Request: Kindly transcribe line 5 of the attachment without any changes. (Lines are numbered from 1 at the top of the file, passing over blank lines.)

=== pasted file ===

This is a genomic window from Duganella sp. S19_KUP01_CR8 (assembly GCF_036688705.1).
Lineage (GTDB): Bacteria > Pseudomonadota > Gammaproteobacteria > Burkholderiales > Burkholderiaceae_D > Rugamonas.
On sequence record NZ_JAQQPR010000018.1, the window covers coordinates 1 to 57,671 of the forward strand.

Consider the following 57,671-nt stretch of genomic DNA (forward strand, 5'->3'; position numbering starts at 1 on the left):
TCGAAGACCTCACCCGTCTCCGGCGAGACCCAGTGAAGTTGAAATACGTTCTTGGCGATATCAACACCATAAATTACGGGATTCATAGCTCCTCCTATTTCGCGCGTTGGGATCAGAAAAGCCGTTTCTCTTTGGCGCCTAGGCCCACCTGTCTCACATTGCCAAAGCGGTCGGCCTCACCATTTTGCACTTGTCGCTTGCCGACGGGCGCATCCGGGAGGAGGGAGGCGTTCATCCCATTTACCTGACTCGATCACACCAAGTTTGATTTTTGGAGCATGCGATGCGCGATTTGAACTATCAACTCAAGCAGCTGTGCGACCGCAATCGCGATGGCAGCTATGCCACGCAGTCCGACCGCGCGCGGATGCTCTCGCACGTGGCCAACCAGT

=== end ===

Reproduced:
TCGAAGACCTCACCCGTCTCCGGCGAGACCCAGTGAAGTTGAAATACGTTCTTGGCGATATCAACACCATAAATTACGGGATTCATAGCTCCTCCTATTTCGCGCGTTGGGATCAGAAAAGCCGTTTCTCTTTGGCGCCTAGGCCCACCTGTCTCACATTGCCAAAGCGGTCGGCCTCACCATTTTGCACTTGTCGCTTGCCGACGGGCGCATCCGGGAGGAGGGAGGCGTTCATCCCATTTACCTGACTCGATCACACCAAGTTTGATTTTTGGAGCATGCGATGCGCGATTTGAACTATCAACTCAAGCAGCTGTGCGACCGCAATCGCGATGGCAGCTATGCCACGCAGTCCGACCGCGCGCGGATGCTCTCGCACGTGGCCAACCAGT